June 17, 2024

Jeremy Hinds (Kopfschuss)

PlaceTech | hear | Effects of changing weather patterns on planning

Jeremy Hinds, director of Savills, delves into future planning to examine the need to plan buildings and sites differently as weather patterns change.

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In this episode…

The link between legislation and plans for people and places rests with individual decision makers, potentially through an expanded competence to protect human health beyond understanding the harms to water and air quality.

We are already seeing how concepts of harm to human health are understood in planning – see Planning Inspector William Cooper’s decision notice of February 15, 2022 for an example; “…I have identified a significant detriment to the quality and comfort of accommodations for future residents in terms of warming in climate change conditions and indoor and outdoor noise indicators. This shows that sustainability is becoming increasingly important in decision-making in the face of climate change.”

This highlights an emerging issue for government policy in addressing the diverse regional impacts of climate change and how different locations will experience dramatically different weather systems. This, in turn, will require policy makers to understand a flexible framework that allows urban areas to respond differently to the different types of weather impacts that are likely to occur. In practice, this could mean, for example, how to build places and buildings in London that may be subject to much higher temperatures than they are now and could rise significantly over longer periods of time as climate change occurs, as opposed to climate change and weather Patterns in Manchester or Scotland for example. There will be an increasing need for more flexibility, rather than a one-size-fits-all policy.

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Scenario Modeling

The potential impacts of climate change and policy responses to change have been studied by the UK Met Office as part of the Climate Change Adaptation Programme, in collaboration with Cambridge Econometrics and the universities of Exeter and Edinburgh.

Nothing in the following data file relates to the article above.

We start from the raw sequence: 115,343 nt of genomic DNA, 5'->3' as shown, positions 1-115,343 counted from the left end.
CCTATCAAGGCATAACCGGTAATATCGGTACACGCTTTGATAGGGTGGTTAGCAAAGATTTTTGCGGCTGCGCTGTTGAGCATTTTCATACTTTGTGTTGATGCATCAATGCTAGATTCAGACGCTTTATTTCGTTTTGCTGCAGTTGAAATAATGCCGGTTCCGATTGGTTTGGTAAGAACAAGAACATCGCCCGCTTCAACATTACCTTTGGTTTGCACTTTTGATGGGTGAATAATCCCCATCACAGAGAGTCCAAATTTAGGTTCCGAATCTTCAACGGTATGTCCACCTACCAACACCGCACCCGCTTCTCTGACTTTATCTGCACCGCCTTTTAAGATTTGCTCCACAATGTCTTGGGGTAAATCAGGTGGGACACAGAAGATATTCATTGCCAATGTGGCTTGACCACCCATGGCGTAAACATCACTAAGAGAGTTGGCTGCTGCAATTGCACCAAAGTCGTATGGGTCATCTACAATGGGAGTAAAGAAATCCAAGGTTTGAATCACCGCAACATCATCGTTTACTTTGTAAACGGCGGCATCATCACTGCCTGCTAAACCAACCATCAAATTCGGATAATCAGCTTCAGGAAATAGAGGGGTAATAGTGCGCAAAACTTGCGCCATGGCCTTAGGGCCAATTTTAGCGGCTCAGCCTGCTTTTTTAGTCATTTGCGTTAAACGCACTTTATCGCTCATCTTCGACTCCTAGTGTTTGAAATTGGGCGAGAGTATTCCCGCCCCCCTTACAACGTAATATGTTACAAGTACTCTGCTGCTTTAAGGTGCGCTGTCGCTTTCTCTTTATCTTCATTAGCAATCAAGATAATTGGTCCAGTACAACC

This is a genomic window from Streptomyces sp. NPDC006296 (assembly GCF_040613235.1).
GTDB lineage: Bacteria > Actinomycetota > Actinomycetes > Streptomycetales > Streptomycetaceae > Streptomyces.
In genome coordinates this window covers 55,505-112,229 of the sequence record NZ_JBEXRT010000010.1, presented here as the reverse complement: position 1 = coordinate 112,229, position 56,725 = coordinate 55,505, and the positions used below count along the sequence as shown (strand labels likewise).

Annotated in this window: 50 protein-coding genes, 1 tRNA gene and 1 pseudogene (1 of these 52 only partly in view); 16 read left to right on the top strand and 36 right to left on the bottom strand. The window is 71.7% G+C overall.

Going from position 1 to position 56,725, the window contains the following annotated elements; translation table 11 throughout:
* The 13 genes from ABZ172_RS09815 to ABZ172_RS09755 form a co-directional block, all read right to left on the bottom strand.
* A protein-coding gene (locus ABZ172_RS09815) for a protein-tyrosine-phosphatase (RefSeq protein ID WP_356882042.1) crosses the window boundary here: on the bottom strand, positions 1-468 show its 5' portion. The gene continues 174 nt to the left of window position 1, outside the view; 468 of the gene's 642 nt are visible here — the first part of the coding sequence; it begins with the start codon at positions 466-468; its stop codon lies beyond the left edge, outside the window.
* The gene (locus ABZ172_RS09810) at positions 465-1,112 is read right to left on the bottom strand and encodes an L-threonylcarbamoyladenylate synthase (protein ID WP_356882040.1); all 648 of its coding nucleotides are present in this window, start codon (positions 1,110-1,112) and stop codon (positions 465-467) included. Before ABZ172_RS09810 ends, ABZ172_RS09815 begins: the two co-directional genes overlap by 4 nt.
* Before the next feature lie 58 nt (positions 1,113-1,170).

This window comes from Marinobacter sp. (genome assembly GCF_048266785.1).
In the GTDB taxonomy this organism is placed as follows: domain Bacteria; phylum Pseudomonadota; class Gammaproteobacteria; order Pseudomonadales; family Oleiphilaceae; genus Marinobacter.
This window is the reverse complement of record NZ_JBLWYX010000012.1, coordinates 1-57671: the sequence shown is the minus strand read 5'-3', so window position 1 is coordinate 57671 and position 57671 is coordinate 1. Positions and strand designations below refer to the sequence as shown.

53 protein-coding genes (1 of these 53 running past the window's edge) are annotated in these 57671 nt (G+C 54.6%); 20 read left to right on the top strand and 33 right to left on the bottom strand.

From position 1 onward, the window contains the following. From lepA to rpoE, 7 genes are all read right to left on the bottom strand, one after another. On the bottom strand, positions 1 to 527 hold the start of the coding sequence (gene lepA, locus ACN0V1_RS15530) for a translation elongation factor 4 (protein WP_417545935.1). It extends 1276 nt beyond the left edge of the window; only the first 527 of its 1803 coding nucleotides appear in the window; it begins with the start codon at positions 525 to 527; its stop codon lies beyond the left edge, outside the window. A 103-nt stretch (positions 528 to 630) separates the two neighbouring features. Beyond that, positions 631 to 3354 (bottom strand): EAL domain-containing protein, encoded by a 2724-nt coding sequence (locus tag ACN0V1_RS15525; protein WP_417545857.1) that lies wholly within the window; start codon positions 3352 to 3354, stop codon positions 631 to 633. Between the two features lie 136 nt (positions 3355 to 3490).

With regard to the current settlement agenda, the Met Office defines a scenario in which greater powers are transferred to English city areas as well as nation states. This, in turn, leads to the proliferation of different types of sustainable environmental policies, as regions use their own natural assets. For example, Scotland could invest more innovation in wind-based technologies, while London and the Southeast would invest in solar energy.

Parts of the UK may become attractive to immigrants, both from European and non-European countries. This in turn can coincide with internal migration patterns, as people move from the hotter and drier parts of the UK to those parts that may be wetter and cooler.

How might planning react to this

The challenge for planning is to understand how different weather effects can cause significant changes in broader environmental patterns and how these patterns can change from one region to another. There is a need to understand how people’s expectations of buildings and places are likely to change and what needs to be done now to meet those new expectations. This is an important issue given the longevity of decisions about where people live and work, but also given the time it takes to develop sound strategies.

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There needs to be broad debate as to whether a policy-based response to climate change issues for eg residential and commercial developments in London and the Special Economic Zone provides an appropriate basis for similar decisions in Manchester and indeed in Scotland and elsewhere.

It can be assumed that the decentralization of planning will indeed extend with respect to national areas with their own framework conditions as city areas are given their own framework conditions, which can result in part from the decentralized planning powers that are part of the settlement agenda. This is in contrast to the White Paper’s expectations of planning reform, which envisioned a more consistent approach across England, and while many of the expectations in that paper are ignored, it appears that the underlying principle of a more consistent approach is indeed an idea that had its day.

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